Lower efficacy of tumour immunotherapy in obesity is due to elevated Leptin 


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Figure 4B Murphy et al., :Lean and DIO mice were implanted IR with Renca (2 3 105 cells), followed by PBS or Ad5-TRAIL/CpG (Ad5-T/CpG) treatment on day 7. Some DIO mice received ObR:Fc on day 2–4 (100 mg i.v. daily) to neutralize leptin.

Figure 4B Murphy et al., :Lean and DIO mice were implanted intrarenally
with Renca (2 3 105 cells), followed by PBS or Ad5-TRAIL/CpG (Ad5-T/CpG) treatment on day 7. Some DIO mice received ObR:Fc on day 2–4 (100 mg i.v.daily) to neutralise leptin.

Obesity is associated with increased risk of developing cancer, as well as cancer-associated morbidity and mortality. Current cancer immunotherapies for obese individuals have positive effects in murine models, however limited efficacy is observed in humans. A suggested reason for this disparity is the use of “inappropriate models” during pre-clinical stages. 

Murphy et al., investigated the impact of obesity on immunotherapuetic strategies. The two therapies tested were the (i) experimental intratumoural delivery of recombinant adenovirus encoding TRAIL in combination with TLR agonist CpG (Ad5-T/CpG) and (ii) systemic administration of checkpoint inhibitor (anti-CTLA-4 monoclonal antibody). These therapies were tested on lean (healthy), leptin-deficient and diet-induced obese (DIO) mice. Leptin is a hormone secreted by adipocytes, in the absence of leptin satiation is not achieved which leads to excessive eating and eventually obesity. In DIO mice increasing adiposity results in increased leptin which can lead to leptin resistance and ultimately overeating. Obesity in humans is also associated with above normal levels of leptin, thus studying the effect of immunotherapies in DOI mice, is one of the best clinically relevant murine models.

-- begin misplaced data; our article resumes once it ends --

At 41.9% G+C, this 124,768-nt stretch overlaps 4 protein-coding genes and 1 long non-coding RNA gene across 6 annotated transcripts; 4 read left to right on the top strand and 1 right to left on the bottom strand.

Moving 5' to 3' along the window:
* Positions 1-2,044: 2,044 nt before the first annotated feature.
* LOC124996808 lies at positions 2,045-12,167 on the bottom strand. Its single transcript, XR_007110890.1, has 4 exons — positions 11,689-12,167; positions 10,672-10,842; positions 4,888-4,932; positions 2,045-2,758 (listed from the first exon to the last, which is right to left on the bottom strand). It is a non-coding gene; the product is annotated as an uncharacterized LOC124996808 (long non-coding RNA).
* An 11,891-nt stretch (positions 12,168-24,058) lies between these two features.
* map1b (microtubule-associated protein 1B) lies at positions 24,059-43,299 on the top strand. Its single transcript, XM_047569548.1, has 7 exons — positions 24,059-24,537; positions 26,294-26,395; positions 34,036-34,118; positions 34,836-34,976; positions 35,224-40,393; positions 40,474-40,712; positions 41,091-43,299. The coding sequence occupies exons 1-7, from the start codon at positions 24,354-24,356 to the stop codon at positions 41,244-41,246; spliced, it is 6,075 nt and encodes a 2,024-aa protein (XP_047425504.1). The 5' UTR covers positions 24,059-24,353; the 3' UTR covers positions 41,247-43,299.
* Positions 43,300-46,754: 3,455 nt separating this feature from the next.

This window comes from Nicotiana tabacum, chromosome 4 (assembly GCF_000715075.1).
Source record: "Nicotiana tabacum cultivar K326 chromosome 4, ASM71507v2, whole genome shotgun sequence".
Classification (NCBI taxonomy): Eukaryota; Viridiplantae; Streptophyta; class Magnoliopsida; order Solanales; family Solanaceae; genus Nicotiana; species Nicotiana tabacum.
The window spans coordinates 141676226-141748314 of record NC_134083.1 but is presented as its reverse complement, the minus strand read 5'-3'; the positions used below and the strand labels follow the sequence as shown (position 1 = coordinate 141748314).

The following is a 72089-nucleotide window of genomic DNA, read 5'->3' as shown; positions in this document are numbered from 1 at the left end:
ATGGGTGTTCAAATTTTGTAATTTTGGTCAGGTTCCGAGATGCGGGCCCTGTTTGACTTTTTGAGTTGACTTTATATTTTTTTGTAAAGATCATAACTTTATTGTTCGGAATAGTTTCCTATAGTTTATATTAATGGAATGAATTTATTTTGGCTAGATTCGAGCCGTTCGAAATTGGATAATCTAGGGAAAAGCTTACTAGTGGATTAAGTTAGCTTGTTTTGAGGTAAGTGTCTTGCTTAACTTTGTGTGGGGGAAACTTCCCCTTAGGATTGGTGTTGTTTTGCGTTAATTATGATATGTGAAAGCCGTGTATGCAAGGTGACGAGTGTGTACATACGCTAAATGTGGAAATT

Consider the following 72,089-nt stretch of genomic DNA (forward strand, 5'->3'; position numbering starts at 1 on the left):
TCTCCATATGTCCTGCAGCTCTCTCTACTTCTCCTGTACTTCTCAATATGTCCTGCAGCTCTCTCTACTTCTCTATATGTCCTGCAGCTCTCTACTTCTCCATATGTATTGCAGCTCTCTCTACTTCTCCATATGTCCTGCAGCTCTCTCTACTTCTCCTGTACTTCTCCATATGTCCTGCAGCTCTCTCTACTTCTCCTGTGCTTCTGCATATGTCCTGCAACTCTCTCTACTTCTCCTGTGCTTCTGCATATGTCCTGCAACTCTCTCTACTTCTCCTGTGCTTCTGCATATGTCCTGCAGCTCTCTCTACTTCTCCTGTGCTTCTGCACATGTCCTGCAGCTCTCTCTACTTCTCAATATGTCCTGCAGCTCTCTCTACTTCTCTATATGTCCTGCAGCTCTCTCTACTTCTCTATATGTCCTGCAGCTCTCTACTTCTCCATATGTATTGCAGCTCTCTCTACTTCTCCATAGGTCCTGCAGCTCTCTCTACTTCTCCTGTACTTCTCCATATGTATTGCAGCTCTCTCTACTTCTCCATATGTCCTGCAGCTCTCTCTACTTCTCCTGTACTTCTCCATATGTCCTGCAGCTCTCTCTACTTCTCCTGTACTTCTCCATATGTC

Researchers showed that immunotherapeutic interventions described above were successful in healthy and leptin-deficient mice but not in DIO mice. Immune phenotyping of the mice showed that DIO mice have functionality impaired dendritic cells (DC) determined by lower expression of CD86, CD80 and CD40. Impairment of DC function was associated with lower tumour infiltration by CD8 T cells in DOI mice, suggesting that reduced efficacy of Ad5-T/CpG and anti-CTLA-4-mAb could be due to insufficient priming of CD8 T cells.  

Finally, Murphy et al., demonstrated that reduced efficacy of immunotherapy is due to the inhibitory effect of excessive leptin. Where neutralisation of leptin activity by blocking the leptin receptor, restores therapeutic efficacy of the treatment determined by increased survival, as well as higher DC expression of CD86 and increased CD8 tumour infiltration compared to untreated DOI mice. 

In summary, Murphy et al., showed the utility of leptin neutralisation in improving cancer immunotherapy in diet induced obesity.  

Article: Murphy et al., 2018. Cutting Edge: Elevated Leptin during Diet-Induced Obesity Reduces the Efficacy of Tumour Immunotherapy. Journal of Immunology. 

 

Article by Cheleka AM Mpande

 
 
 
 
 
 
International Union of Immunological SocietiesUniversity of South AfricaInstitute of Infectious Disease and Molecular MedicineScience Education PrizesElizabeth Glazer Pediatric Aids Foundation